INSECTS Lepidoptera, and published some important papers on the Pterophorida?, etc. His attention was chiefly directed to continental insects, and he appears to have done little work near home. A few notes by him, chiefly upon insects occurring at Edgbaston, are scattered through the early volumes of the Entomologist's Monthly Magazine. Mr. F. Enock, who at one time lived at Birmingham, published the first account of Warwickshire insects with which I am acquainted. 1 It however was a mere list of names, and as the area covered included a large part of Staffordshire and Worcestershire as well as Warwickshire, the right to an inclusion of any particular species in our list would be doubtful. No localities are indicated in any way, but it is probable that most of the species were taken at Knowle or Sutton. The list moreover was a com- pilation from lists supplied, I believe, by Mr. W. G. Blatch and others, and as no names are quoted it is impossible to judge of the value of any particular record or to fix credit or responsibility. There are cer- tainly a number of undoubted errors, and I have quoted it with caution. Other records of Mr. Enock's have occurred from time to time in the pages of the magazines, and a few are quoted by E. Newman in his British Butterflies. The late Mr. W. G. Blatch was undoubtedly one of the most dis- tinguished entomologists in the midlands, and he was almost the only one who steadily worked the local fauna. He is best known as a cole- opterist, in which capacity he did excellent work, introducing several species to the British list and making a good reputation for carefulness and exactness. His collections for the most part have passed into the hands of Mr. H. Willoughby Ellis, who is responsible for the list of Coleoptera in this work ; he however made a special collection of mid- land Coleoptera, which was bought for Birmingham by Mr. G. H. Kenrick, and is now in the keeping of the Birmingham Entomological Society. In addition to Coleoptera however he made large collections of Lepidoptera and Hemiptera, and as most of his specimens are care- fully labelled his collections have been drawn upon freely for purposes of this present list. He lived at Small Heath for many years and after- wards at Knowle, and both these localities will be frequently quoted. Many notes appeared from his pen in the Entomologist's Monthly Magazine, chiefly recording the capture of new or rare Coleoptera. In 1886 he furnished incomplete lists of the midland Coleoptera and Lepidoptera to the Handbook to Birmingham, prepared for the use of the British Associa- tion on the occasion of their meeting in Birmingham. This however, like Mr. F. Enock's list mentioned above, was to some extent a compil- ation, and authorities are never quoted. Localities are however given, and as most of it was the result of his own work it has formed the best account of our local insect fauna that we have had till now. Dr. Baly, the well known writer on exotic Coleoptera, was a Warwick man, but 1 Proceedings of the Birmingham Nat. Hist, and Micro. Sac. for 1869, 'A List of the Lepidoptera captured within ten miles of Birmingham during the years 1867-9.' A supplement was published in the same series in the following year. 71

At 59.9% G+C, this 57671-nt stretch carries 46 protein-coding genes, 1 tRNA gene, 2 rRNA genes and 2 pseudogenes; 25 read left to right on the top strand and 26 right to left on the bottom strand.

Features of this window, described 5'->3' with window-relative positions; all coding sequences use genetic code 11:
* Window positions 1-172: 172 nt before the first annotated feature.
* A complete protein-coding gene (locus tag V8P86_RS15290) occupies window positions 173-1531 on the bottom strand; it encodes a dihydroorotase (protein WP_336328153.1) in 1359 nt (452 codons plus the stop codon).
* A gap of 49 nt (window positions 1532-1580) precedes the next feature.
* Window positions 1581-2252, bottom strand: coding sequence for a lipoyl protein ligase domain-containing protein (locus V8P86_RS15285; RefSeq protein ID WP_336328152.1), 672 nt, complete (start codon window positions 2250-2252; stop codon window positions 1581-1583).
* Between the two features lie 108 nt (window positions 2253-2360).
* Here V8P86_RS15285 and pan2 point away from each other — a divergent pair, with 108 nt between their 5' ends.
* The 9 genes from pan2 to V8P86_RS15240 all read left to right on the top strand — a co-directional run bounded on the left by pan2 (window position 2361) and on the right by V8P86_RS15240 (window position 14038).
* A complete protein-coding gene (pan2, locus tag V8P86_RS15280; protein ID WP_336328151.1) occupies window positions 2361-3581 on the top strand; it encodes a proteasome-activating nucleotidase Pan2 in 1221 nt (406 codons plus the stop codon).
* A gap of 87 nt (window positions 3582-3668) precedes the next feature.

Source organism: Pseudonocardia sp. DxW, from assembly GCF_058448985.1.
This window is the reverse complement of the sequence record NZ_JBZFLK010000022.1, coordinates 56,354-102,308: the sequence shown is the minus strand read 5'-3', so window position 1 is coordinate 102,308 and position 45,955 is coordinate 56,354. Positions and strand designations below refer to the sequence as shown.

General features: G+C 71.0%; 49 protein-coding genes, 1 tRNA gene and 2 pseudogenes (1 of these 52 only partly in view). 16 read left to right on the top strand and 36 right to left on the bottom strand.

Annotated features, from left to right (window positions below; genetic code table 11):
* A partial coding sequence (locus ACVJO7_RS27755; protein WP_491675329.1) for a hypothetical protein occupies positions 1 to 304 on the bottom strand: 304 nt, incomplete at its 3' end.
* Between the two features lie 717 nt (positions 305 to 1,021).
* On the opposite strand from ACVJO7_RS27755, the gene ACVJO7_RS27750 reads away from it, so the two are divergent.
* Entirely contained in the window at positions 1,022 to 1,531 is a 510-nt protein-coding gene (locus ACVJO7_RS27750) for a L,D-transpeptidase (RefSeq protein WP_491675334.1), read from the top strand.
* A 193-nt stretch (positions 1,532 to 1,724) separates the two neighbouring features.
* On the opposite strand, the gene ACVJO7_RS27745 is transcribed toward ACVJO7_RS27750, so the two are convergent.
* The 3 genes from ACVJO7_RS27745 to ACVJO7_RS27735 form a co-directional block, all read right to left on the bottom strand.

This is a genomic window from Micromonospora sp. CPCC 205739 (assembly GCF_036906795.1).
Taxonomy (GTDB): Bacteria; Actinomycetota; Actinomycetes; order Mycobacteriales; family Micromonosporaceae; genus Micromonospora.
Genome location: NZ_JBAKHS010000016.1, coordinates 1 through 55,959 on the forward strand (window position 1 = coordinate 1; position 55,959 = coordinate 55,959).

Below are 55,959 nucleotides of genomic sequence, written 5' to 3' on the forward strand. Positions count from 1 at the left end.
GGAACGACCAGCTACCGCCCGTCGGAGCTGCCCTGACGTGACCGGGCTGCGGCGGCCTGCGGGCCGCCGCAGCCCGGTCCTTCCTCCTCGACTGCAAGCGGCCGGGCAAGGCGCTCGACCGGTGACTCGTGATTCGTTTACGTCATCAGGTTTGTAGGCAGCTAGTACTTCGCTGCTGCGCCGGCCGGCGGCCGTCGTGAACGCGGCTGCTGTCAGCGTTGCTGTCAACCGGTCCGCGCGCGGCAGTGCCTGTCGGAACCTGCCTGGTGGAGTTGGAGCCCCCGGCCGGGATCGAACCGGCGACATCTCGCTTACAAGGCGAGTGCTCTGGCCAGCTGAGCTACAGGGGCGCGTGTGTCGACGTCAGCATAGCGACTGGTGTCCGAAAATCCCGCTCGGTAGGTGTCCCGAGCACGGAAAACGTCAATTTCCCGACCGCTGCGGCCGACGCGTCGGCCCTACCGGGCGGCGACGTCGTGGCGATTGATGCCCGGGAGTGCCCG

Page:VCH Warwickshire 1.djvu/109
Jump to navigation Jump to search
This page needs to be proofread.